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Creative Interchange in Groups
by Adam Shames

            "All of us are smarter than any one of us, if we just don't get in each other's                          way. Of course, people often do get in each other's way…Through creative             interchange, you and I achieve results that are more than and different from             what either of us could achieve working in isolation."
                                                            ~ Stacie Hagan and Charlie Palmgren

Most of us believe that the wisdom of the many is greater than the wisdom of one. But as those of us who work in organizations know, the actual process of arriving at group wisdom can be challenging. Too often, meetings and strategy sessions leave us frustrated and not much further along in solving our problems. Finding consensus becomes an unhappy compromise. We've often thought, There has to be an easier and more effective way to do this.

There is, and it's by engaging in Creative Interchange - the experience by which the wisdom of many becomes greater than the wisdom of one. Creative Interchange refers specifically to the process of shared interchange and creative integration whereby groups develop a shared vision and strategy that is meaningful for all involved. The best of collaborative thinking emerges when Creative Interchange is at play.

SynerChange Chicago, an organizational development and change management firm, provides a practical framework that allows Creative Interchange to flourish.

Based largely on the work of philosopher Henry Nelson Wieman (1884-1975), Creative Interchange is practiced by an international network of consultants, including Patricia Moten Marshall, President of SynerChange Chicago. "When we create an environment where Creative Interchange thrives," says Marshall, "we can most effectively harness the creative power of the group and achieve extraordinary results."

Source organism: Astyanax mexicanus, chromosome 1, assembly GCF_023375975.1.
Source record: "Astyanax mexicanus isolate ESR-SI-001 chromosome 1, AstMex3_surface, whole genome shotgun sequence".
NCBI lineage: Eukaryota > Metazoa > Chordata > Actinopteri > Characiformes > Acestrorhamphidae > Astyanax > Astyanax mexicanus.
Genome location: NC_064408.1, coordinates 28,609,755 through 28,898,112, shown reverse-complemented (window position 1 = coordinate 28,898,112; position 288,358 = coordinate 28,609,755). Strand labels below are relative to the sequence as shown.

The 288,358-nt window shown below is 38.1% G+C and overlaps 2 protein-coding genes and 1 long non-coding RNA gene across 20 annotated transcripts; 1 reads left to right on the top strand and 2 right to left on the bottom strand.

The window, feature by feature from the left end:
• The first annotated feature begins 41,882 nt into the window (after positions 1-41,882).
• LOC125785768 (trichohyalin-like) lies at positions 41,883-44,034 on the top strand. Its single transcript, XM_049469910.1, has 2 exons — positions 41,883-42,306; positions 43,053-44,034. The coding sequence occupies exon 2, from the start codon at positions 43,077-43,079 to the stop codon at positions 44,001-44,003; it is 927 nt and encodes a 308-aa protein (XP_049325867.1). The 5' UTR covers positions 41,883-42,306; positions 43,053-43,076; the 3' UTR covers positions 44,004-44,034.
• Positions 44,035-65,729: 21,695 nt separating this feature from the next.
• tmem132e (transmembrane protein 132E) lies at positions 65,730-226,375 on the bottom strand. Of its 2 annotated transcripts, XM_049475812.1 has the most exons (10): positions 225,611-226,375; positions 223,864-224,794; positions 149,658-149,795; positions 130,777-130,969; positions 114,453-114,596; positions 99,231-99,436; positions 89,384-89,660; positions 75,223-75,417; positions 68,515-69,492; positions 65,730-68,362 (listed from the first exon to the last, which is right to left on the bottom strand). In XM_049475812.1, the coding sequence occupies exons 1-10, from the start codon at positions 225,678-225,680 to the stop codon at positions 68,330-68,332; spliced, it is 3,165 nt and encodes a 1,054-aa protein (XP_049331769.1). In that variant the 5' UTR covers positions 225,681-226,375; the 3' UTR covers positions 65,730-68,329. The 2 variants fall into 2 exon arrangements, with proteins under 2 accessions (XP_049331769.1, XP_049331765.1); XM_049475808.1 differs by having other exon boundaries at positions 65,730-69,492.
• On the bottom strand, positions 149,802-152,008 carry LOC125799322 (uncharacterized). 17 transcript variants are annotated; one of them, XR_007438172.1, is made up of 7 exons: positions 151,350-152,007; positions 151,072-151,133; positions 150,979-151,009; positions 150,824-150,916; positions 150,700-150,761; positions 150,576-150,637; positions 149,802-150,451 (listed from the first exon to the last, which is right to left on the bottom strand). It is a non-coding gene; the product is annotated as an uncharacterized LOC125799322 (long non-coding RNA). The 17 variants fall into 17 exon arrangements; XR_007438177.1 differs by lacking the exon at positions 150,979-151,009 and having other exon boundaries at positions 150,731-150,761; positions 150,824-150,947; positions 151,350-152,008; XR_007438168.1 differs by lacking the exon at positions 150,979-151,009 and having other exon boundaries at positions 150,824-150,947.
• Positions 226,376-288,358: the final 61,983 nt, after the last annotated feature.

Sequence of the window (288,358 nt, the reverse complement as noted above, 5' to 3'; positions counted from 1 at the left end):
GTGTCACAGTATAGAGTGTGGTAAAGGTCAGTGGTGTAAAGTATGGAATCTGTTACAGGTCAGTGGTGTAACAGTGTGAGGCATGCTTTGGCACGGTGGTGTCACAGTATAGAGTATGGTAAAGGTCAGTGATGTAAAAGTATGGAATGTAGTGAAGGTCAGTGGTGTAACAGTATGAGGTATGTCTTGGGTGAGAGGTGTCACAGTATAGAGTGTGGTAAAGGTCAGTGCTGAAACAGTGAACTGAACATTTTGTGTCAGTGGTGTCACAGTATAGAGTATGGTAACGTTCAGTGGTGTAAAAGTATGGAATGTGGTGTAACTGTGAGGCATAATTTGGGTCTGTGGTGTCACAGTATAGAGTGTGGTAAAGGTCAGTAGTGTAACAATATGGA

Instead of polarized debates or political posturing, Creative Interchange is based on the understanding that productive conversations require "both/and" rather than just "either/or" thinking and acting. Awareness of mutual worth-that we are communicating based on the inherent worth of ourselves and others-and respectful, authentic interactions are keystones.

The four-phase process of Creative Interchange includes:
1.Authentic interacting: Sharing the diversity of perspectives and ideas.

2.Appreciative understanding: Listening to and finding value in the diverse views.

3.Creative integrating: Articulating and agreeing on something new and better that combines value.

4.Expanding capacity: Transforming ideas into actions and remaining committed to continuous improvement.

Creative Interchange, according to Marshall, occasionally emerges naturally in teams and organizations. More typically, though, human beings need a process to avoid ineffective communication habits and fully tap into the collective wisdom of all involved. "Creative Interchange provides the opportunity for people in organizations to take off their masks-which we have all been conditioned to wear-and offer real contributions that matter," she says. "The result is an actual change of mind that allows something new that wasn't there before."

Many heads are better than one, but only if we can maximize the contribution, creativity and synergy of the many. Creative Interchange is the process that helps us perform to our highest potential both as individuals and as groups.

            "In a corporation, creative interchange is a profound continuous improvement             that has as its outcomes innovation, increased productivity, synergy among             partners in a value network, and greater performance toward corporate goals             and a state of self-reinvention." ~ Charlie Palmgren and Bill Petrarca

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